The more Titanic-based stories I read, the more they sound alike. Anyone wishing to write a Titanic story truly has most of their work done for them as the facts of the event are never-changing. In Titanic Affair by Amanda Grange we have another of these romances set against the backdrop of the tragic Titanic maiden voyage. This particular book draws heavily on the 1997 movie.
Emilia Cavendish who grew up in a wealthy family only to lose everything when her parents died and she was sent to live with a relative. She is bound for Ireland where she is to live with her godmother. As fate would have it, the woman who should have been onboard the ship could not make the trip so offers the ticket to Emilia’s godmother who sends it to her. It is for first-class passage; Emilia is running away from Lord Montmorencey who is determined to have her – if not as his wife then any way he can. To that end he sends his henchman, Barker, in pursuit of Emilia. Barker actually kills a passenger on the docks and steals a steerage class ticket thus allowing him to follow Emilia on board the ship. Think of Emilia as the Jack Dawson character from the movie; Montmorencey is Cal Hockley; Barker is Lovejoy (Cal’s henchman).
Carl Latimer (aka Rose from the movie) is the self-made American millionaire. He is traveling with his ailing mother and her companion. Since the death of his father, his mother’s health has taken a downward turn and even the finest European doctors can do nothing for her but prescribe rest and medication. When Carl learns of Emilia’s lavish accommodations, including a private and enclosed promenade area, he tries to buy those accommodations from her at a handsome price. He feels his mother might do better with some fresh air without the worry of crowds. But he meets his match in Emilia when she flatly turns down his request.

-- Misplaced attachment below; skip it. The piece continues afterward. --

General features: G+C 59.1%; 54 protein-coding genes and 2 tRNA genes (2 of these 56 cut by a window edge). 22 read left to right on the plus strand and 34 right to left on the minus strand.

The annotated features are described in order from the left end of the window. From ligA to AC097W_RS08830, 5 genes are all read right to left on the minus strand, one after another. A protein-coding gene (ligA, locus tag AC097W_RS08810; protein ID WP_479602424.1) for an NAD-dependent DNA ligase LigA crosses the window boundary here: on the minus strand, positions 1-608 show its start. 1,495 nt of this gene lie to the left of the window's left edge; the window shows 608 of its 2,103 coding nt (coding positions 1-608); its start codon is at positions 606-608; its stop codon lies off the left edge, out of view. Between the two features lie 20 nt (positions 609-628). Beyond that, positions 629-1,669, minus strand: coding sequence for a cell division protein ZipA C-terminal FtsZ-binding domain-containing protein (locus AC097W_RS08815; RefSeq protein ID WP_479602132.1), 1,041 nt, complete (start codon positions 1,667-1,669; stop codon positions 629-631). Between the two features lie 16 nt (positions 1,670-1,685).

Emilia sets off to explore as much of the ship as possible before she is to disembark in Queenstown and finds herself lost in the maze of corridors on the steerage decks. And when she runs into Barker who is determined not to lose her again, she fears for her life. She ultimately escapes him and runs up on deck and directly into the arms of Carl Latimer who is only too happy to rescue her. Of course they are bound to fall in love. As the story progresses, we are treated to several scenes that seem to have been lifted directly out of the movie. I won’t go into them here as anyone who has seen the movie will instantly recognize them. The only difference here from the movie is that both characters, Emilia and Carl, survive the disaster.
An engaging story for those die-hard Titanic fans interspersed with facts and well-known public figures. The writing style is straightforward and the characters aren’t as well-developed as one would hope but the story comes across nonetheless. Descriptions of the ship are detailed and one can still hear the strains of the music and the genteel laughter that emanated from the dining salon.
Rating: 3 Stars